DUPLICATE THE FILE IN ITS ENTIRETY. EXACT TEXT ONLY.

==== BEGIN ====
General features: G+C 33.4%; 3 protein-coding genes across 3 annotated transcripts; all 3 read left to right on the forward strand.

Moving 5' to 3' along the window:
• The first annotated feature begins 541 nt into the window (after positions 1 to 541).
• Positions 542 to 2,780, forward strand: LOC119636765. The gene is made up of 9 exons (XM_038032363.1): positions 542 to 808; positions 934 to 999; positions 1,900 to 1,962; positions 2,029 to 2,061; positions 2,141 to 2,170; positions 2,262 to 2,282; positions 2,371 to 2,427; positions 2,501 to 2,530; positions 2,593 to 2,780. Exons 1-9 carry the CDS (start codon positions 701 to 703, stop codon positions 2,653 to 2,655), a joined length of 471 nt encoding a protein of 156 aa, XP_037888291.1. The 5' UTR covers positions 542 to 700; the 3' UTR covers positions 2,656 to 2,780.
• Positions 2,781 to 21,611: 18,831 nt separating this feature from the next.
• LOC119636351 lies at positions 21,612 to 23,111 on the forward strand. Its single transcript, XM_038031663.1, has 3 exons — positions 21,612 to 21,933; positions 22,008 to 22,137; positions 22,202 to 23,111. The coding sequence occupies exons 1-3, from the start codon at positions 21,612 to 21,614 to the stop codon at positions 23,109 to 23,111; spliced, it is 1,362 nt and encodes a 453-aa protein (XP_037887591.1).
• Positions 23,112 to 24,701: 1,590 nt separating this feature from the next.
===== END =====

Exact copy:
General features: G+C 33.4%; 3 protein-coding genes across 3 annotated transcripts; all 3 read left to right on the forward strand.

Moving 5' to 3' along the window:
• The first annotated feature begins 541 nt into the window (after positions 1 to 541).
• Positions 542 to 2,780, forward strand: LOC119636765. The gene is made up of 9 exons (XM_038032363.1): positions 542 to 808; positions 934 to 999; positions 1,900 to 1,962; positions 2,029 to 2,061; positions 2,141 to 2,170; positions 2,262 to 2,282; positions 2,371 to 2,427; positions 2,501 to 2,530; positions 2,593 to 2,780. Exons 1-9 carry the CDS (start codon positions 701 to 703, stop codon positions 2,653 to 2,655), a joined length of 471 nt encoding a protein of 156 aa, XP_037888291.1. The 5' UTR covers positions 542 to 700; the 3' UTR covers positions 2,656 to 2,780.
• Positions 2,781 to 21,611: 18,831 nt separating this feature from the next.
• LOC119636351 lies at positions 21,612 to 23,111 on the forward strand. Its single transcript, XM_038031663.1, has 3 exons — positions 21,612 to 21,933; positions 22,008 to 22,137; positions 22,202 to 23,111. The coding sequence occupies exons 1-3, from the start codon at positions 21,612 to 21,614 to the stop codon at positions 23,109 to 23,111; spliced, it is 1,362 nt and encodes a 453-aa protein (XP_037887591.1).
• Positions 23,112 to 24,701: 1,590 nt separating this feature from the next.